Mike Stoeckmann

Mike Stoeckmann

You are riding your bike along Whimsical Drive here in beautiful Maricopa admiring the Estrellas and thinking about that slice of rhubarb pie you are going to enjoy after your exercise when your gears start slipping. You take your eye off the road and – Bam! – you smash into a trash container.

Welcome to trauma. You are taken to the emergency department, where you learn you have a fracture of your right upper arm across the humeral head near your shoulder, your favorite shoulder. You get some pharmacy help and a sling. Over the six months-plus of recovery you will spend 5% of your time in the pharmacy, 20% of your time in doctors’ offices and 75% of your recovery time in the care of a competent, professional team of physical therapists who are gifted compassionate healers.

A physical therapist helps take care of patients in all phases of healing, from initial diagnosis through the restorative and preventative stages of recovery. They provide treatment for cardiopulmonary conditions, musculoskeletal dysfunction such as back pain or rotator cuff tears, neurological conditions, pediatric conditions, sports-related injuries and a seemingly limitless variety of medical rehabilitative conditions.

The most common reasons for physical therapy are to reduce pain, avoid invasive surgery, enhance mobility and improve recovery. Physical therapy is generally a positive life-changing experience for those who work with a physical therapist.

Two weeks after you fell off your bicycle, your orthopedic doctor will write a script for physical therapy that will get you back to normal. You want to get your therapy close to home. If you live in Maricopa or beyond you have your choice of excellent physical therapy options located conveniently nearby. Collectively these clinics have about 40 years of experience helping patients, with the first facility established in 2004. They all provide orthopedic and neurological rehabilitation, manual therapy, therapeutic exercises, post-surgical therapy, ergonomics training and extensive patient education. Age is not a concern, as Tom Spray, the director of physical therapy at 360, told me. “We treat patients across all generations. I’ve treated patients as young as 2 weeks and as old as 108.”

Special services such as dry needling, pediatric therapies, vertigo therapy and treatment for the effects of COVID-19 impairment are available at physical therapy clinics in Maricopa.

You do not need insurance or a physician referral to visit your local PT clinic. The therapists will see you for an evaluation and help direct you to a physician for a follow-up.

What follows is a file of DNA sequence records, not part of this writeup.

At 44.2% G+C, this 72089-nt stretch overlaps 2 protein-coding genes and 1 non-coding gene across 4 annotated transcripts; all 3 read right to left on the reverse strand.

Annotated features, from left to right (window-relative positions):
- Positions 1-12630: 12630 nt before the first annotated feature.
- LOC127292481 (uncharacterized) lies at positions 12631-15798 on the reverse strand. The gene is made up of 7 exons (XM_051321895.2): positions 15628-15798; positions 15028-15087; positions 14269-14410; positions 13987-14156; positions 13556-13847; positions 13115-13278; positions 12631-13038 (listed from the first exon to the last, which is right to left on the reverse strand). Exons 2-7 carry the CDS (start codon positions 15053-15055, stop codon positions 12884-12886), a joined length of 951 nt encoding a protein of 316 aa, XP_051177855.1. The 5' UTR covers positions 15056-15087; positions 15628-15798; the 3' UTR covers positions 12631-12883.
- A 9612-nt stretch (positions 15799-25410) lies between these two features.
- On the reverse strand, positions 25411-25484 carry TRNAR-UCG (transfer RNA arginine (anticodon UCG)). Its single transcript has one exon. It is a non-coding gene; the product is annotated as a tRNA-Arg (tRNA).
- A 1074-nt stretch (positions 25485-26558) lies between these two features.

No need to worry about your first visit for therapy. Physical therapy is unique in that it works in consideration of the physical, psychological and emotional abilities of the patient. Your comfort level is paramount. Dress comfortably in loose clothing. You will have to work. During your first visit the therapist will provide orientation and develop a clear understanding of expectation, evaluation and goals. As Jeff Petersen of Petersen Physical Therapy tells his patients, “We will engage in small steps to get you on the path to steady improvement and recovery.” That is your treatment plan.

Physical therapy clinics offer a lot of hope with a little fun involved. Compassion, optimism and teamwork are essential. There are motivational quotes, some humorous, such as, “Let perseverance do its work.” Or “If you don’t make time for wellness, you will be forced to take time for illness.” And my favorite, “When you make pain your friend, you will never be alone.” I spoke with Brandon, a therapist working for Empower Physical Therapy, and learned about the many word games and puzzles they use in their clinic for rehabilitation, entertainment and education.

Of all the medical visits you make over time, you will find yourself more cheerful after you leave the physical therapy clinic than after your wait at the pharmacy or the surprise at the doctor’s office.

What about the patient who refuses physical therapy? “Oftentimes a patient waits to get care believing the condition will improve on its own,” Jeff explained. “Life is a team sport, and your PT is a resource to help you improve your quality of life. It is a collaborative effort to establish clear goals and work toward those goals.”

Still unconvinced? Well, I suppose you’re going to have to learn how to eat that slice of rhubarb pie with your other arm.

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Mike Stoeckmann is a medical project coordinator who has been working in community-based health care for the past 20 years.

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